What makes a conference great? Is it the quality of the presentations? How well the conference is organized? Or is it the little things that make the difference, like the comfort of the chairs and the quality of the food? The range and relevance of the sessions being offered obviously tops the list, but there’s another factor that often gets overlooked: the participants. The National Community Land Trust (CLT) Network’s annual conference at the end of April brought together CLT practitioners from around the country and abroad for what has been described as a “big family reunion.” “When people here give you their cards,” someone explained, “you know you can really call them afterwards when you need help.” This year, as part of its expanded strategic goal to support all types of homeownership programs with lasting affordability, the Network invited some extended family members – practitioners from deed-restricted housing programs and city/county government agencies – to the reunion.
For several years, as part of our long-standing partnership with the Network, Cornerstone has sponsored and participated in the annual conference. To that end, we sent a group staff and consultants to Cleveland to lead sessions on topics such as HomeKeeper training, data and impact reporting. stewardship standards, and inclusionary housing policies. We also helped Network staff facilitate a small workshop on the last afternoon of the conference (resisting our urge to sneak off to the Rock and Roll Hall of Fame). On that day, practitioners from non-CLT programs and the Network’s board members discussed their work around inclusionary housing — making common cause, sharing challenges, and brainstorming ways to overcome those challenges. The energy in the room was high and the results were compelling:
Common ground: Despite differences in program type and design, practitioners quickly found shared values around serving people priced out of homes in their housing markets, preserving long-term affordability, promoting resident and neighborhood stability, and helping households better themselves financially. There was also widespread agreement on preserving and growing public investment and the need for ongoing involvement to responsibly oversee homes for the long term. Whether this ongoing involvement is called “stewardship” or “asset management,” the principle is the same.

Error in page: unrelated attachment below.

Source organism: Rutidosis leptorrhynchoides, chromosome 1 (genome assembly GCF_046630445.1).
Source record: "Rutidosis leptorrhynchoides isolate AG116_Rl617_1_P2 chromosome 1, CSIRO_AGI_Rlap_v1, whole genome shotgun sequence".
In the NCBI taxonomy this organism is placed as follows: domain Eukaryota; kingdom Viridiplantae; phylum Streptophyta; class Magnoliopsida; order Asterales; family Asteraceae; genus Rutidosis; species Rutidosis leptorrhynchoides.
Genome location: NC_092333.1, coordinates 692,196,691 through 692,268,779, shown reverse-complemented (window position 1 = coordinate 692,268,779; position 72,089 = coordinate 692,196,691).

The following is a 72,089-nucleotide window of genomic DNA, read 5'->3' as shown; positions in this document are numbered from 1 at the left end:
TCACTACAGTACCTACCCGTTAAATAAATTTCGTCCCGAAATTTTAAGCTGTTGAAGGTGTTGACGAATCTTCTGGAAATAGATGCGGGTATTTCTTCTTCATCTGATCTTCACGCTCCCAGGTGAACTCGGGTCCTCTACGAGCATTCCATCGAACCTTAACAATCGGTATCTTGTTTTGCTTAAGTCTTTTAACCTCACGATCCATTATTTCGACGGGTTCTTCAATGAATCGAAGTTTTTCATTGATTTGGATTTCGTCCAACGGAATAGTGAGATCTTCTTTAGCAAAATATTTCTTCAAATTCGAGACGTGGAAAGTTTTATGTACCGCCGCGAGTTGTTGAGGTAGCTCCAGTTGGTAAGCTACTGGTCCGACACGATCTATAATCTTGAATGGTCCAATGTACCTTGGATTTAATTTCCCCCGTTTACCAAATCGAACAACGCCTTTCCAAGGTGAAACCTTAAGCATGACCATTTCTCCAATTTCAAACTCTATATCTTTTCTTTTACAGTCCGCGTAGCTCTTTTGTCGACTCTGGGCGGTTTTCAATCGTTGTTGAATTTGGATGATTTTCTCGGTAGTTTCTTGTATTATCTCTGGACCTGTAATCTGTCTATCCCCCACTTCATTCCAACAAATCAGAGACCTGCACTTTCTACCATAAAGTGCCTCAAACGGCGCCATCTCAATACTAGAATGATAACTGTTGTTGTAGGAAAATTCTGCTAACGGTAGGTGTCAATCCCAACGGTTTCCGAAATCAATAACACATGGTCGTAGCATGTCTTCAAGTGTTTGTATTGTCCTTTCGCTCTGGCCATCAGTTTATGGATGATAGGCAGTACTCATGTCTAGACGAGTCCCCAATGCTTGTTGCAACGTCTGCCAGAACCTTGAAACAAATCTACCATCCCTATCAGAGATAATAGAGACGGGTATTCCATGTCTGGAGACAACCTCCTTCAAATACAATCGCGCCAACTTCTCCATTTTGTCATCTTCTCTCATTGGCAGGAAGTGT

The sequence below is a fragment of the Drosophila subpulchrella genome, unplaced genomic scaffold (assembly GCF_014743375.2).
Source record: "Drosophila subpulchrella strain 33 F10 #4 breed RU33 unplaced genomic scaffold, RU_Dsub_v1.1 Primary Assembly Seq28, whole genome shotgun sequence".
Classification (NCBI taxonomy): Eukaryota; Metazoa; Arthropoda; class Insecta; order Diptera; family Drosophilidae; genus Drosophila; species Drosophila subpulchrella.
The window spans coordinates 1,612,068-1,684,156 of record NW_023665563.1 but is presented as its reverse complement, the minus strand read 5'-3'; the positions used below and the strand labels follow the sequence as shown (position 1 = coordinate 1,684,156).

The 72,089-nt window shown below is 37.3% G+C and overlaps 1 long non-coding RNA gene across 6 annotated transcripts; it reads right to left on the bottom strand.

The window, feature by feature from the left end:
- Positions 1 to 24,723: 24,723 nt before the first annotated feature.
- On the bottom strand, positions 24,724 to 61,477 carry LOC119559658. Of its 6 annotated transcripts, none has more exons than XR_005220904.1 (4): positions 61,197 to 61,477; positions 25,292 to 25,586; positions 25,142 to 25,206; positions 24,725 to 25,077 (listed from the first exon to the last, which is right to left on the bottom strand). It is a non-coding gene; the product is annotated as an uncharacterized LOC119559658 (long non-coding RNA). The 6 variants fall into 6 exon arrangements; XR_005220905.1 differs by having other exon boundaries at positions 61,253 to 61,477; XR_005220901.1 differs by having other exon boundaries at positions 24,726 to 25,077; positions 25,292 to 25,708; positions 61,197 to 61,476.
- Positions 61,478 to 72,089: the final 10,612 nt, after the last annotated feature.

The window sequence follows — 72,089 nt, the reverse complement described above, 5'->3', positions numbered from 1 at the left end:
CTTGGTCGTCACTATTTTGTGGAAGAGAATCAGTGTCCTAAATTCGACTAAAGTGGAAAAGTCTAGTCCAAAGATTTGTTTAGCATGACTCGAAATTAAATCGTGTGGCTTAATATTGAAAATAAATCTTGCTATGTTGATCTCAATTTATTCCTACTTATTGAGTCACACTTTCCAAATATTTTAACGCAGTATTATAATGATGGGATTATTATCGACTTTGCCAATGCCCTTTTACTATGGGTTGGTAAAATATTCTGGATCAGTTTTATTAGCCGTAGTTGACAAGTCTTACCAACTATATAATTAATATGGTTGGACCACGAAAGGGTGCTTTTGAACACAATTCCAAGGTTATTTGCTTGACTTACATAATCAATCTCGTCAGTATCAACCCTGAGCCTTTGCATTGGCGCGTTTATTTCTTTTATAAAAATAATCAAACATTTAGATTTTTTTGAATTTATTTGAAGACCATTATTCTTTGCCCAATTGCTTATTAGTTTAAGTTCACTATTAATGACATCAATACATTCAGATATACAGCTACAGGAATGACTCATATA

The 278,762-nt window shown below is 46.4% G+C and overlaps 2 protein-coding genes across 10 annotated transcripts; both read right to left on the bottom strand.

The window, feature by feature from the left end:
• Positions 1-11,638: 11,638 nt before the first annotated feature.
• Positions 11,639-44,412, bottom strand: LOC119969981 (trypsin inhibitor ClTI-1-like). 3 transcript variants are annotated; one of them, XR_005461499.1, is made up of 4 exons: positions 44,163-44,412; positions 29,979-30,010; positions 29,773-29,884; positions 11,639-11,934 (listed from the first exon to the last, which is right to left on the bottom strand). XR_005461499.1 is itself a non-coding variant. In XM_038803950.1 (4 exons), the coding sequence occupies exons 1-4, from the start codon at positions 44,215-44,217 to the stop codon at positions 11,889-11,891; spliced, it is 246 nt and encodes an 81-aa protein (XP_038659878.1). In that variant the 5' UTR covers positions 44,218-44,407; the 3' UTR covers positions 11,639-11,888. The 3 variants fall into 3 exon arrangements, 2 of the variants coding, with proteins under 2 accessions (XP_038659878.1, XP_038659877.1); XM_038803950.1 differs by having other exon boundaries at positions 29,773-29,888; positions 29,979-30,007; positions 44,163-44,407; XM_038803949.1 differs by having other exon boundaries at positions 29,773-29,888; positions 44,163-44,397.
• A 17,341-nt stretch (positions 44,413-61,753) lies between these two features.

Culture clash: The language used by CLTs for the work they do sometimes seems very foreign to other types of programs. Where CLTs see themselves as advocates and facilitators, other types of programs can see themselves as regulators. Where CLTs talk about community building, other types of programs talk about not putting extra burdens or obligations on buyers of deed-restricted homes. Where CLTs talk about love, other types of programs talk about… well… not using the word “love” to describe what they do. Despite these differences, there was recognition of value in both approaches.
Information is power: People want a way to access the information they need when they need it. In return, they’re willing to share their own expertise with their peers. Among the ideas for new tools and resources proposed were regional convenings (within driving distance) for training and peer sharing without high travel costs, a directory of practitioners by expertise willing to participate in peer exchange, a library of Inclusionary ordinances, information about legal precedents related to inclusionary housing policy, information about potential dedicated funding sources for long-term affordable housing, and many others.
Tell us what you think – We had such a rich discussion at the conference that we’d like to continue it with you. What do you think about this conversation? Where do practitioners of different types of long-term affordable homeownership programs have greatest need for common ground? What tools, resources, or platforms for communication would most help you? If you have comments, suggestions, or requests, we’d like to hear from you in the comments below.